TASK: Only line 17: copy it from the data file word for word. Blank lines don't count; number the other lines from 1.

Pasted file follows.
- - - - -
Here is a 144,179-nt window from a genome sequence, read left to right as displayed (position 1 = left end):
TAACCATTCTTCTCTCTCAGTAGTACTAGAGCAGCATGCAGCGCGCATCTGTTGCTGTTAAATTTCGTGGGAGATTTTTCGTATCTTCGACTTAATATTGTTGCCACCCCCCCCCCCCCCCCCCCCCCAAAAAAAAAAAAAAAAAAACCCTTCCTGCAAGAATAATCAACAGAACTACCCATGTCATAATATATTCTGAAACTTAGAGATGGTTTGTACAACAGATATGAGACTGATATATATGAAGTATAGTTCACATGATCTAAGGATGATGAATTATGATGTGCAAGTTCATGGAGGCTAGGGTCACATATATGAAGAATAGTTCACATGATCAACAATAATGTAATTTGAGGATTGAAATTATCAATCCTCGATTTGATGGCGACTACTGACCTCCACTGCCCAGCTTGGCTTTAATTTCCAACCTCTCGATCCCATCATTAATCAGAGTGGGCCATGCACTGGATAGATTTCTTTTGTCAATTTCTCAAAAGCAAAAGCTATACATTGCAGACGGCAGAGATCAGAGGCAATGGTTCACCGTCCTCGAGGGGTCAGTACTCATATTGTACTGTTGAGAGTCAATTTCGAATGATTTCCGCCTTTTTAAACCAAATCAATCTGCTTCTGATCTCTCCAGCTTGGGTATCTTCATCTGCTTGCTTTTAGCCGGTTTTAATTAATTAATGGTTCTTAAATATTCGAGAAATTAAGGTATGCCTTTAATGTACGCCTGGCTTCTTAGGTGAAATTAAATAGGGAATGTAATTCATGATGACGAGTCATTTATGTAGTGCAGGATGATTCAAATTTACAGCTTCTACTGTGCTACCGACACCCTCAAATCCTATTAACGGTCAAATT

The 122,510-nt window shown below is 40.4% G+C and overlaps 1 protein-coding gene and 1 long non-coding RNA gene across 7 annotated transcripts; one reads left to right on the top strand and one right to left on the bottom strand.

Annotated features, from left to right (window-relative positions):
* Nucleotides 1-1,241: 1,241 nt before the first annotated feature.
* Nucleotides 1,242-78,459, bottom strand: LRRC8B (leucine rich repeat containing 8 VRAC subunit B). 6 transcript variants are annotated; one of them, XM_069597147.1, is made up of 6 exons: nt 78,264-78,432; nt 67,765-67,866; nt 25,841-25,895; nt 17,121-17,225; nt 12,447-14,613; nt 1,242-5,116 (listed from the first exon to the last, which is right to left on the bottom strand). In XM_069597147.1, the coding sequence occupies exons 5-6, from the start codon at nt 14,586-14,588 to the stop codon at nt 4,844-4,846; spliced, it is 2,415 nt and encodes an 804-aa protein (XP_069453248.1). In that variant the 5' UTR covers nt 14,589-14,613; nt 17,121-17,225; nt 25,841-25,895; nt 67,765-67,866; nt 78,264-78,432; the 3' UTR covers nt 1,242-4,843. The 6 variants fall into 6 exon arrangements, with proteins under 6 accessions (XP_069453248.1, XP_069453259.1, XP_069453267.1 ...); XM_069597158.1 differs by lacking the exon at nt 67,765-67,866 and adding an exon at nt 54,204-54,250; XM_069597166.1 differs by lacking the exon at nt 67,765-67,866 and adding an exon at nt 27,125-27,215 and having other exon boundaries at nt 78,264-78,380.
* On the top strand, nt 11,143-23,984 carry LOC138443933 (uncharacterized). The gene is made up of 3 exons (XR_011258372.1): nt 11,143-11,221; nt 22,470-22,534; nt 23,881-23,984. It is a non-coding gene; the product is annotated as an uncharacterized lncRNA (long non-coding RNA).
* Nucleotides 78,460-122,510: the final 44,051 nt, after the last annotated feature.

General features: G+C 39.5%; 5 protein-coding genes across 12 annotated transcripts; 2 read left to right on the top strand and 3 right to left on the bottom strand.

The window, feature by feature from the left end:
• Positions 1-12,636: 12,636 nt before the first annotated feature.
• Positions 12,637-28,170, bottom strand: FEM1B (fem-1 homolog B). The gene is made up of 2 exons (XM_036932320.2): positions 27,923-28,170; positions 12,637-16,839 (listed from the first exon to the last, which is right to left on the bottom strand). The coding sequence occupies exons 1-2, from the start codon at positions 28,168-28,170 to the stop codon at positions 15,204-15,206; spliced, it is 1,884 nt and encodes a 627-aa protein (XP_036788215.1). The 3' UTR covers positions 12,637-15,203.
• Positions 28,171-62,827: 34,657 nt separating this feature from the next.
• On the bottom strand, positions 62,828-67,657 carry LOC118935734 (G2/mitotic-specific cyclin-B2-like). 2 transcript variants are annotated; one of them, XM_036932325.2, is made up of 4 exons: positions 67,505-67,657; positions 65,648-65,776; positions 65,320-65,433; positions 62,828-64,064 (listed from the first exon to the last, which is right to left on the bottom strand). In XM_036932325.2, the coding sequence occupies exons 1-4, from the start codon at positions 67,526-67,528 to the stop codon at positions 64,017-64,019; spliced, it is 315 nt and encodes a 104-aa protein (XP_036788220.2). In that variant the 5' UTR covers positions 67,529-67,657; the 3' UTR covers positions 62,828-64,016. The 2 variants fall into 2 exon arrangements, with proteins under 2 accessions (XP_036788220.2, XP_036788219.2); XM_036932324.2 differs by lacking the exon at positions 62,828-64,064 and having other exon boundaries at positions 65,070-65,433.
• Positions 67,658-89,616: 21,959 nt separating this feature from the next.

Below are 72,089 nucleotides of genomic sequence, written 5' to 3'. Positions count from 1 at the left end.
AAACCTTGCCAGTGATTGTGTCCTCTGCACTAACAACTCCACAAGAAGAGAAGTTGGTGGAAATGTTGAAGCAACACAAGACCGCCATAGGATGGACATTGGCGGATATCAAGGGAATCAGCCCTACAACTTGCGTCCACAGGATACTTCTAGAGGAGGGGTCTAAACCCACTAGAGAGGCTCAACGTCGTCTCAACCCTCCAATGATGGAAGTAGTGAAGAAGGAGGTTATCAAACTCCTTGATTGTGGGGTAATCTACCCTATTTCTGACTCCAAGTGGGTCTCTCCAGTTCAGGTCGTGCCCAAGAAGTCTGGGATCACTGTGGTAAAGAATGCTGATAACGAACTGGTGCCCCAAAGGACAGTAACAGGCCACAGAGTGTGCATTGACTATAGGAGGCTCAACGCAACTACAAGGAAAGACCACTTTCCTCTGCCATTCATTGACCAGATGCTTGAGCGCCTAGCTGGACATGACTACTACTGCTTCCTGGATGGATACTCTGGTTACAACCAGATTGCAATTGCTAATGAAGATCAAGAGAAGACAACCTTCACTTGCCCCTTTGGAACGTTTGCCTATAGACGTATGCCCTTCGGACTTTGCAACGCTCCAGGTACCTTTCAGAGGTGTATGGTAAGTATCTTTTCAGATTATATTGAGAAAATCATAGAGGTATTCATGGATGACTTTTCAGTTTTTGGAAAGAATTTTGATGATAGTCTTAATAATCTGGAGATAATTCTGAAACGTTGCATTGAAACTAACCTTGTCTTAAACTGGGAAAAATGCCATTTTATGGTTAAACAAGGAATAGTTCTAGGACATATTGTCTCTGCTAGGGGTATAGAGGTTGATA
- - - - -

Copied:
AAACCTTGCCAGTGATTGTGTCCTCTGCACTAACAACTCCACAAGAAGAGAAGTTGGTGGAAATGTTGAAGCAACACAAGACCGCCATAGGATGGACATTGGCGGATATCAAGGGAATCAGCCCTACAACTTGCGTCCACAGGATACTTCTAGAGGAGGGGTCTAAACCCACTAGAGAGGCTCAACGTCGTCTCAACCCTCCAATGATGGAAGTAGTGAAGAAGGAGGTTATCAAACTCCTTGATTGTGGGGTAATCTACCCTATTTCTGACTCCAAGTGGGTCTCTCCAGTTCAGGTCGTGCCCAAGAAGTCTGGGATCACTGTGGTAAAGAATGCTGATAACGAACTGGTGCCCCAAAGGACAGTAACAGGCCACAGAGTGTGCATTGACTATAGGAGGCTCAACGCAACTACAAGGAAAGACCACTTTCCTCTGCCATTCATTGACCAGATGCTTGAGCGCCTAGCTGGACATGACTACTACTGCTTCCTGGATGGATACTCTGGTTACAACCAGATTGCAATTGCTAATGAAGATCAAGAGAAGACAACCTTCACTTGCCCCTTTGGAACGTTTGCCTATAGACGTATGCCCTTCGGACTTTGCAACGCTCCAGGTACCTTTCAGAGGTGTATGGTAAGTATCTTTTCAGATTATATTGAGAAAATCATAGAGGTATTCATGGATGACTTTTCAGTTTTTGGAAAGAATTTTGATGATAGTCTTAATAATCTGGAGATAATTCTGAAACGTTGCATTGAAACTAACCTTGTCTTAAACTGGGAAAAATGCCATTTTATGGTTAAACAAGGAATAGTTCTAGGACATATTGTCTCTGCTAGGGGTATAGAGGTTGATA